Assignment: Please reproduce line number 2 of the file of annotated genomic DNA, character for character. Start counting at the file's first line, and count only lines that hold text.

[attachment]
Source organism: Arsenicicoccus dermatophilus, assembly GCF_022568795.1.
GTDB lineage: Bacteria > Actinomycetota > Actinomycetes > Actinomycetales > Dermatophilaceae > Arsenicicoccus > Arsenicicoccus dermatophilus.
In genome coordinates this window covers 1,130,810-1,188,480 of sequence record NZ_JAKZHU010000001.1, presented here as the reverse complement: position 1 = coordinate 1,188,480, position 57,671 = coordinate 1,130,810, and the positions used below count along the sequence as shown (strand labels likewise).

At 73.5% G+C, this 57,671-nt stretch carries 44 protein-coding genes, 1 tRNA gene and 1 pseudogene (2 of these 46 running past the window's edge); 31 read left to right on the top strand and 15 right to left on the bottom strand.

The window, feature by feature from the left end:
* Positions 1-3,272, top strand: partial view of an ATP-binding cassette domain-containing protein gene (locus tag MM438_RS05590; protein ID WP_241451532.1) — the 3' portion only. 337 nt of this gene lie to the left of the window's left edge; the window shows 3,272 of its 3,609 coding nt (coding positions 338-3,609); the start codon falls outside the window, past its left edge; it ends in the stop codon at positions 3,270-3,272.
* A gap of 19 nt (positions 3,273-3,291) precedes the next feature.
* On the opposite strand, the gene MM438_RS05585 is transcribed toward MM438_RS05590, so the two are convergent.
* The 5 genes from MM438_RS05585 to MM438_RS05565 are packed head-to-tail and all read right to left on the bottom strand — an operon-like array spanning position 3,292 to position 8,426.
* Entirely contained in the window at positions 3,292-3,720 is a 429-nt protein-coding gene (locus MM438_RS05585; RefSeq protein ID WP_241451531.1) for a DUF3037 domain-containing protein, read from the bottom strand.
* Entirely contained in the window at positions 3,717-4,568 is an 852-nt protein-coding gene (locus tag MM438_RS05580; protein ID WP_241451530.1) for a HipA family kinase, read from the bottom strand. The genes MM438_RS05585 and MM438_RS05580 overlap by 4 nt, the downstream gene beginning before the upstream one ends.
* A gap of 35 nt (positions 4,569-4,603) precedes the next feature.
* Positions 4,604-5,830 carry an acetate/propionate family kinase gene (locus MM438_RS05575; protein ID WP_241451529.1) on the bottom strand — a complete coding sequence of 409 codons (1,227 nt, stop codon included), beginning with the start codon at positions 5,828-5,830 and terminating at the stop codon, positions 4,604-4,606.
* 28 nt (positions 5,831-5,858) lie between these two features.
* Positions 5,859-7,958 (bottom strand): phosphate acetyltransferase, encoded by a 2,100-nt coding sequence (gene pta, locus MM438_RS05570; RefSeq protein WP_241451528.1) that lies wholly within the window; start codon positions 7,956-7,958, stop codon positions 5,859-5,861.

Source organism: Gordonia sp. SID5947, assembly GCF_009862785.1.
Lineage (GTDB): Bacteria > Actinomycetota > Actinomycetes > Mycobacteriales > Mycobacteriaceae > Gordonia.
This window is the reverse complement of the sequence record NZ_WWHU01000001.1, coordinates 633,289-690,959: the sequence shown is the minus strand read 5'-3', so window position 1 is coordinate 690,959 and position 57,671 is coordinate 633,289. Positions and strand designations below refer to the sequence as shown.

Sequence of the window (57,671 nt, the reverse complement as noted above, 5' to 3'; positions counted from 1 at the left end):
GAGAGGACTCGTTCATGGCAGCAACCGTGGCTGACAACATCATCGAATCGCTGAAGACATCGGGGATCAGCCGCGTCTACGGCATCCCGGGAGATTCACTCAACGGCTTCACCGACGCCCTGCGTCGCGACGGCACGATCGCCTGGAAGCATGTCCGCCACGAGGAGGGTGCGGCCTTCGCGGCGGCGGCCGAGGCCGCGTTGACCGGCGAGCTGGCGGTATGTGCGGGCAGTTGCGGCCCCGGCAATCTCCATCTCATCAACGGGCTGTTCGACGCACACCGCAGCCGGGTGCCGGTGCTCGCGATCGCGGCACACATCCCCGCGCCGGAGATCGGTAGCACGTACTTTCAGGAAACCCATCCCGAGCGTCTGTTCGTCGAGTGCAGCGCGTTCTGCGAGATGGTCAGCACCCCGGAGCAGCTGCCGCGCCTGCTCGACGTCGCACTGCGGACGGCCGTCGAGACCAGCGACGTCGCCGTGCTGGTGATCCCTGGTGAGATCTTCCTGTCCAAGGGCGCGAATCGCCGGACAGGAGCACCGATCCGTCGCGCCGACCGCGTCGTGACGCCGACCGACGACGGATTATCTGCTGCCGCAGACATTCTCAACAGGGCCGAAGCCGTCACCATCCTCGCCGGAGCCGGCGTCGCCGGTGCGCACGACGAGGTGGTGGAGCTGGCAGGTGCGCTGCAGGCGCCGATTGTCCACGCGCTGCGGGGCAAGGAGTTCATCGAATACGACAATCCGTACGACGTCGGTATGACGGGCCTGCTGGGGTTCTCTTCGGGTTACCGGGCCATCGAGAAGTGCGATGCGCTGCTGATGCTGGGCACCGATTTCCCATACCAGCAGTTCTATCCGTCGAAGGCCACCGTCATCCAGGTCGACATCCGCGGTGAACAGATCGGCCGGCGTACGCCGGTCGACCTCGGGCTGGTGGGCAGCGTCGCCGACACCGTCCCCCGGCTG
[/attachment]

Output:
GTDB lineage: Bacteria > Actinomycetota > Actinomycetes > Actinomycetales > Dermatophilaceae > Arsenicicoccus > Arsenicicoccus dermatophilus.